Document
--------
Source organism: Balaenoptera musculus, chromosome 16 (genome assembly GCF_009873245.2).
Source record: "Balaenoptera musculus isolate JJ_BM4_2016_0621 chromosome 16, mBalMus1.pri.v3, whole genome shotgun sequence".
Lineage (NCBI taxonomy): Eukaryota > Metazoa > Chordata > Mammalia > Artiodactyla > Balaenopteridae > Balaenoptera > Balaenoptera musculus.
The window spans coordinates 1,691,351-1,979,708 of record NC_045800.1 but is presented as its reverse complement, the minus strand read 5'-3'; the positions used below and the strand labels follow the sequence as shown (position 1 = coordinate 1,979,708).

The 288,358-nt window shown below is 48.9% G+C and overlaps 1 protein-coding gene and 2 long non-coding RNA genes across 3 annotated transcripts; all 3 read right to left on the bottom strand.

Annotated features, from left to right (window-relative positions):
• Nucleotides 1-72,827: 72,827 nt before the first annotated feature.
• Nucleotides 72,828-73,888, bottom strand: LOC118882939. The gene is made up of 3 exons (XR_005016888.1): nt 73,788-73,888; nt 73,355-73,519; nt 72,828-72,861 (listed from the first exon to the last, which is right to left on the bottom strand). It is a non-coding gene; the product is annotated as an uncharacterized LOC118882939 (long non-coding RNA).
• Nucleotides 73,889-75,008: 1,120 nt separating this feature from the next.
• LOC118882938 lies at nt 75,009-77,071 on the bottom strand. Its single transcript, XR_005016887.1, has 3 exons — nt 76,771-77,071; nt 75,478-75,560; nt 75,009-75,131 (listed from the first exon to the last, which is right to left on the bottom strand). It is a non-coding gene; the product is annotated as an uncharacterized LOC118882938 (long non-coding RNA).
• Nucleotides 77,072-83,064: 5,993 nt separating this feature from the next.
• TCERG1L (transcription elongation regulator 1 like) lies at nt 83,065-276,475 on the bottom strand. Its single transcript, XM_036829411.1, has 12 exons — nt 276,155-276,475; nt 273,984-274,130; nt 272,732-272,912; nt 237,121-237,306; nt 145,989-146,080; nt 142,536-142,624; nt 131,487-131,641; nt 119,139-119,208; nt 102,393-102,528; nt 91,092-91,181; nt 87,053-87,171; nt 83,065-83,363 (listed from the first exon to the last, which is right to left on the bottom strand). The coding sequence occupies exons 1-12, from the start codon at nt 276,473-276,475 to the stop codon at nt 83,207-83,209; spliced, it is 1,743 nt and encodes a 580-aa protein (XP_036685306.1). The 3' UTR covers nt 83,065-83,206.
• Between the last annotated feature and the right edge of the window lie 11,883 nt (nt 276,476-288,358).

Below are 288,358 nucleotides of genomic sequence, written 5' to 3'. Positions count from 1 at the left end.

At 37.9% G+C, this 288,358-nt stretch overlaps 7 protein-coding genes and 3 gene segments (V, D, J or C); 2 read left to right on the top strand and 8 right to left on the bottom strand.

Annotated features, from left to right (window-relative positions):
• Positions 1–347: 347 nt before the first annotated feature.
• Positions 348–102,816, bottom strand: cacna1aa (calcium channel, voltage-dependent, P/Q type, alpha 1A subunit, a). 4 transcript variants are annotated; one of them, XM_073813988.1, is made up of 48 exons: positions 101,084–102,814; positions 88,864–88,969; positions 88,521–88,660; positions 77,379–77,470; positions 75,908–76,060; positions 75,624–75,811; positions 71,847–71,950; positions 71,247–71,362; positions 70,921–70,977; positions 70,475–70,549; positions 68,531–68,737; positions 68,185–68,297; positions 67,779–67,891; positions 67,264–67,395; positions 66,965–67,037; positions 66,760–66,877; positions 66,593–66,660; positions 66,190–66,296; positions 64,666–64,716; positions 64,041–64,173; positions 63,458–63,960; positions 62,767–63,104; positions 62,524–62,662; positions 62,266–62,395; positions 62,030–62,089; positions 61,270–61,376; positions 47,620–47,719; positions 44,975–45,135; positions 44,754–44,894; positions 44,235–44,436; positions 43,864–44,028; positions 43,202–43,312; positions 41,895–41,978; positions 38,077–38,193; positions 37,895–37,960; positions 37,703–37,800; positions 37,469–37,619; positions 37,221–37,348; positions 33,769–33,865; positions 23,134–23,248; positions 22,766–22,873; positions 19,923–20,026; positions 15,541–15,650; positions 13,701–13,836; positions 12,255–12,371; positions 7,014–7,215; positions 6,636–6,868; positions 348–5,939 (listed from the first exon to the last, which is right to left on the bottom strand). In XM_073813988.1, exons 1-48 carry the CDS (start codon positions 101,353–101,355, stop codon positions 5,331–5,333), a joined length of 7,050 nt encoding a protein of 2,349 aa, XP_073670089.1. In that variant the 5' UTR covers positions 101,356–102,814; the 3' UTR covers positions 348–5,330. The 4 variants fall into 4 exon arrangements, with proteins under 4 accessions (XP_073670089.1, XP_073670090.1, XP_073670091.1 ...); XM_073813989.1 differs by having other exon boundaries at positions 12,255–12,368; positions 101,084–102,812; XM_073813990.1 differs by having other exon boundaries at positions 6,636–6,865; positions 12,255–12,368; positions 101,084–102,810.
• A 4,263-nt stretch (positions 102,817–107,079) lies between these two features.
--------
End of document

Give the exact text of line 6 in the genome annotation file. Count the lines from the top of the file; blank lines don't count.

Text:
Annotated features, from left to right (window-relative positions):